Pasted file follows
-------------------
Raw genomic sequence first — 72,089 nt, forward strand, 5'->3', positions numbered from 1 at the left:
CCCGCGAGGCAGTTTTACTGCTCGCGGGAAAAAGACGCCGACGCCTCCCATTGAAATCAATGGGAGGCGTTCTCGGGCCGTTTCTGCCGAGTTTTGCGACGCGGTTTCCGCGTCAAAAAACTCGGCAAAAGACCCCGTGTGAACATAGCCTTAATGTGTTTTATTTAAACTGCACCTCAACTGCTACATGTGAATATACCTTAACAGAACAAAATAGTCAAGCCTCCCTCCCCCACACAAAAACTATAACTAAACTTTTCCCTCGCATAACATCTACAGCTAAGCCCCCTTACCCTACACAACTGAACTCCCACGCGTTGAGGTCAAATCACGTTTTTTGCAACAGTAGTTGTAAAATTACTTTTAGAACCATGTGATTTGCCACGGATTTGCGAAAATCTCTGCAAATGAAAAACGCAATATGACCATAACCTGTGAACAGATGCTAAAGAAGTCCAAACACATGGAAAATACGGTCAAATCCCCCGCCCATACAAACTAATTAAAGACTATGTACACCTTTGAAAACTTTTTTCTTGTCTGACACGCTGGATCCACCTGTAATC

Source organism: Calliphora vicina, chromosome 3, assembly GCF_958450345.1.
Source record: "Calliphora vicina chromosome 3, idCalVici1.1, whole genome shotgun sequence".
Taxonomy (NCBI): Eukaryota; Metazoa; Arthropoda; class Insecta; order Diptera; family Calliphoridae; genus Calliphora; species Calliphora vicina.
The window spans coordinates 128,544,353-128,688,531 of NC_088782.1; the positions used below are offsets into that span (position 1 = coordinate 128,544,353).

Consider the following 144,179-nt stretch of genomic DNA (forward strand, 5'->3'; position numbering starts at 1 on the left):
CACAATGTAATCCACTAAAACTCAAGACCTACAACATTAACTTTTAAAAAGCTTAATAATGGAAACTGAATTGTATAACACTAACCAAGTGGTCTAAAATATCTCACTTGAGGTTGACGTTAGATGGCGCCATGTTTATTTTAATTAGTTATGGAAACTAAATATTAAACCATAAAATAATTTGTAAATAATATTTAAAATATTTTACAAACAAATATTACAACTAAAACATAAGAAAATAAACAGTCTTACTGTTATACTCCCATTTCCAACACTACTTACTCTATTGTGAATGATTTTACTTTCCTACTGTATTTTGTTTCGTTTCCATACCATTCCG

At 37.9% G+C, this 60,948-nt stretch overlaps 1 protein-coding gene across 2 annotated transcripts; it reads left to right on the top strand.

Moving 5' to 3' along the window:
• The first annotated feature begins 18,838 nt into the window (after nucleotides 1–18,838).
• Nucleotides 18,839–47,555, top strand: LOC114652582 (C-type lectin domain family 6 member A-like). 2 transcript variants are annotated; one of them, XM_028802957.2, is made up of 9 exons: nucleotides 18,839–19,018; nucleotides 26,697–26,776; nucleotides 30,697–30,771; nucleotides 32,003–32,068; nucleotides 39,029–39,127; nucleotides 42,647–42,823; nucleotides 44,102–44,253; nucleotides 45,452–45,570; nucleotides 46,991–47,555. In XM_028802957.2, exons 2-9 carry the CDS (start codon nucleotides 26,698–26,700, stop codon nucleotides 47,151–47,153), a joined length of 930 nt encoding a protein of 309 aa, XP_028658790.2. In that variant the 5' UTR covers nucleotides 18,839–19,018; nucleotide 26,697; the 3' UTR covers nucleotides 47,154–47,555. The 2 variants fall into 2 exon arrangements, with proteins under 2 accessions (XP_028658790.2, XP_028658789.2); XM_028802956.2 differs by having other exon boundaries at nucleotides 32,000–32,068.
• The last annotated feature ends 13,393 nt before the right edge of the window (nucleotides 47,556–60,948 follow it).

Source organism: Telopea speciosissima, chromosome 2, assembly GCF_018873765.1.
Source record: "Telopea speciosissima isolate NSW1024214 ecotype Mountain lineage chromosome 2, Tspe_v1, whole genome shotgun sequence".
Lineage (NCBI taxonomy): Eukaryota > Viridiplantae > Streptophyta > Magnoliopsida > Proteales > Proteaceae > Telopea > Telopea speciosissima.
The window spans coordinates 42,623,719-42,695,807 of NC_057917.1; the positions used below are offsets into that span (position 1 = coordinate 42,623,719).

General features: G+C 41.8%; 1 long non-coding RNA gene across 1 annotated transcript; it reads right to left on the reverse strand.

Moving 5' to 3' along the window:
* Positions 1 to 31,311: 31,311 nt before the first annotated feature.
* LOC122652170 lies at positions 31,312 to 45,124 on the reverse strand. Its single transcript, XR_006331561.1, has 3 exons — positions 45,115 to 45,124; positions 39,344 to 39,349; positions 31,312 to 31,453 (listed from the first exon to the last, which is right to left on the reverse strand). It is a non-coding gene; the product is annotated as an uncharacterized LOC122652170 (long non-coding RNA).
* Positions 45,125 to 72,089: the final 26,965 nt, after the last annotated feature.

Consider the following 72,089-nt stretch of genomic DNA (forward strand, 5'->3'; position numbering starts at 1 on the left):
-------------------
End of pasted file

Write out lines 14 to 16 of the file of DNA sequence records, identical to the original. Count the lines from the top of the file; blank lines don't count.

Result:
Source organism: Telopea speciosissima, chromosome 2, assembly GCF_018873765.1.
Source record: "Telopea speciosissima isolate NSW1024214 ecotype Mountain lineage chromosome 2, Tspe_v1, whole genome shotgun sequence".
Lineage (NCBI taxonomy): Eukaryota > Viridiplantae > Streptophyta > Magnoliopsida > Proteales > Proteaceae > Telopea > Telopea speciosissima.